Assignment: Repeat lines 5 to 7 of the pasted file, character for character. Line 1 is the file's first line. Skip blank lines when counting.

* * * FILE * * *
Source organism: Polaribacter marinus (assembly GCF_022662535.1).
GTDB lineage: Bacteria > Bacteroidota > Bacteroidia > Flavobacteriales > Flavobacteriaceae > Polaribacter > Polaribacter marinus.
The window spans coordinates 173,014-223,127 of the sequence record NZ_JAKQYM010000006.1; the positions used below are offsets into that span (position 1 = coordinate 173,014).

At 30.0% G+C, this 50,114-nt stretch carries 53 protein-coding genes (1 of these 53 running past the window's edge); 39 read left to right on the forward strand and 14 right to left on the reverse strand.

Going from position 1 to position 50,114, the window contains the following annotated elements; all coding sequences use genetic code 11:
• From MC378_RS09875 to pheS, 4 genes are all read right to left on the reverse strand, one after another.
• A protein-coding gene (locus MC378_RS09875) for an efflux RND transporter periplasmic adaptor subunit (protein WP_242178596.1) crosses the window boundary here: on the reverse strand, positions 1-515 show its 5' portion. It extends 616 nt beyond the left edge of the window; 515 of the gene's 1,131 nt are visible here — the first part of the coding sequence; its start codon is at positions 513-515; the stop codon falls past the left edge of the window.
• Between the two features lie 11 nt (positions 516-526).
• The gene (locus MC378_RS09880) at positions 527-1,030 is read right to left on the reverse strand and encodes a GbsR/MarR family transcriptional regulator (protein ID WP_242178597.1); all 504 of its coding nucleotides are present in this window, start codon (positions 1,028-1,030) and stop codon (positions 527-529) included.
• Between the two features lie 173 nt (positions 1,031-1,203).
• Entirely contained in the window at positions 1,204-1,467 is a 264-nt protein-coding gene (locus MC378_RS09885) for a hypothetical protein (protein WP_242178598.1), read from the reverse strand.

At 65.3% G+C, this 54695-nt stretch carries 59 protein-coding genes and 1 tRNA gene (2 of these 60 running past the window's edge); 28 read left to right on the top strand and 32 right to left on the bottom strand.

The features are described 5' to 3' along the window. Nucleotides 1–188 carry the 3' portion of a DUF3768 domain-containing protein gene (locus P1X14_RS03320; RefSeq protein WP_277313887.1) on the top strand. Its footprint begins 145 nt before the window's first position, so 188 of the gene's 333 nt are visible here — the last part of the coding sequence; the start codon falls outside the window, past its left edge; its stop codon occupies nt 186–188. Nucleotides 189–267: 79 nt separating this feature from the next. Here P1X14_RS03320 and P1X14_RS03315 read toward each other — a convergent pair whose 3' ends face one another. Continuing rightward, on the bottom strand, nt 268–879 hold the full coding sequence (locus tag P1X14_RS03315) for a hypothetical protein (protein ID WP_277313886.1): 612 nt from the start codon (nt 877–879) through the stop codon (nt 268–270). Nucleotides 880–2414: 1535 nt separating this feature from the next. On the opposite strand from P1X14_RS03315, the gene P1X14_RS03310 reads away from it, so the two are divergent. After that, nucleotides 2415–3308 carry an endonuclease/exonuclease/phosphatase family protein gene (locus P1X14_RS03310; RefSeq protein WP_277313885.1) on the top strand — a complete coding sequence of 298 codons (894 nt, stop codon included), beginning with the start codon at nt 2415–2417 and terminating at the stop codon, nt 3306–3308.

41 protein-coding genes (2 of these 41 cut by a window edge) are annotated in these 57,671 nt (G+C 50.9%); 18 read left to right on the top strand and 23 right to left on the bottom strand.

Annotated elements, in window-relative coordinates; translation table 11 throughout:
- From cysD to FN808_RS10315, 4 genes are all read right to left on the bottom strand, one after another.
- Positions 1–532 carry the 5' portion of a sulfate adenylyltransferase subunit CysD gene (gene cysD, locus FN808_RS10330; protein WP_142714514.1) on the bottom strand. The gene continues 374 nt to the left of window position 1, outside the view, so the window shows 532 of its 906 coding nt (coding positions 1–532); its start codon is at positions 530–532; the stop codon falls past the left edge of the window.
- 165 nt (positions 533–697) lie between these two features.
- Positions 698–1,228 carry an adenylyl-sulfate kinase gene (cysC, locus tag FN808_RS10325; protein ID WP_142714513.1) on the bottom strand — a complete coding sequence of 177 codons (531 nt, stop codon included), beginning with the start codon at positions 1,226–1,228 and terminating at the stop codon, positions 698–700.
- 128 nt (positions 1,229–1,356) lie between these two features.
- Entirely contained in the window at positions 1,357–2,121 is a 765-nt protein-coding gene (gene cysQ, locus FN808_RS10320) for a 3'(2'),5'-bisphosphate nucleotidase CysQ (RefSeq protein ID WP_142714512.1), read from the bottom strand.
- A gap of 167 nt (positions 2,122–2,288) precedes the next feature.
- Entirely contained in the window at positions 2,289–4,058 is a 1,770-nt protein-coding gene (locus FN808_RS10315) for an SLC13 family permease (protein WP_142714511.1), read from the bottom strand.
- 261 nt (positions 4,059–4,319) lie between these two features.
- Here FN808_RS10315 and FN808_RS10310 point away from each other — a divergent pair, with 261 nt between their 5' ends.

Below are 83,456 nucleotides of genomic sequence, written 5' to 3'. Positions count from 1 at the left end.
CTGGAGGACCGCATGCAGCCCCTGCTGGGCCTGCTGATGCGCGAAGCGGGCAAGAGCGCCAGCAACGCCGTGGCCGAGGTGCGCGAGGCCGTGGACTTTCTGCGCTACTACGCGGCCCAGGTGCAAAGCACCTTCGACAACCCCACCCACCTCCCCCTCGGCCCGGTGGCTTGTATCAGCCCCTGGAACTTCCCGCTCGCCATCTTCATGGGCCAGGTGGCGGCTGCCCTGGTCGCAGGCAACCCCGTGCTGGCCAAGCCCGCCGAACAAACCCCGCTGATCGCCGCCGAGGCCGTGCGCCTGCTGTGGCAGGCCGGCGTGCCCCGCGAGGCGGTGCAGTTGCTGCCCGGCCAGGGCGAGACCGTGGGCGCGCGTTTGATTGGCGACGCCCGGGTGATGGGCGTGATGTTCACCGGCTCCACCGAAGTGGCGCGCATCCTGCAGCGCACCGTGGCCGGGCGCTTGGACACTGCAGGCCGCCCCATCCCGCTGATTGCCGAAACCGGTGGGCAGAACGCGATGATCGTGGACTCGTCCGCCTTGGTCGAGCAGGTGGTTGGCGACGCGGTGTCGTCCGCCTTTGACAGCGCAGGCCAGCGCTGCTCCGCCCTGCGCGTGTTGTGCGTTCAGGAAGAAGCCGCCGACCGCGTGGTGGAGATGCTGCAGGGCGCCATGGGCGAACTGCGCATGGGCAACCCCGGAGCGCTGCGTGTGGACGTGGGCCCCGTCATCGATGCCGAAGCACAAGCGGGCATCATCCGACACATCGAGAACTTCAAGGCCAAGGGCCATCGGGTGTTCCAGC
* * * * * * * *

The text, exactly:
Going from position 1 to position 50,114, the window contains the following annotated elements; all coding sequences use genetic code 11:
• From MC378_RS09875 to pheS, 4 genes are all read right to left on the reverse strand, one after another.
• A protein-coding gene (locus MC378_RS09875) for an efflux RND transporter periplasmic adaptor subunit (protein WP_242178596.1) crosses the window boundary here: on the reverse strand, positions 1-515 show its 5' portion. It extends 616 nt beyond the left edge of the window; 515 of the gene's 1,131 nt are visible here — the first part of the coding sequence; its start codon is at positions 513-515; the stop codon falls past the left edge of the window.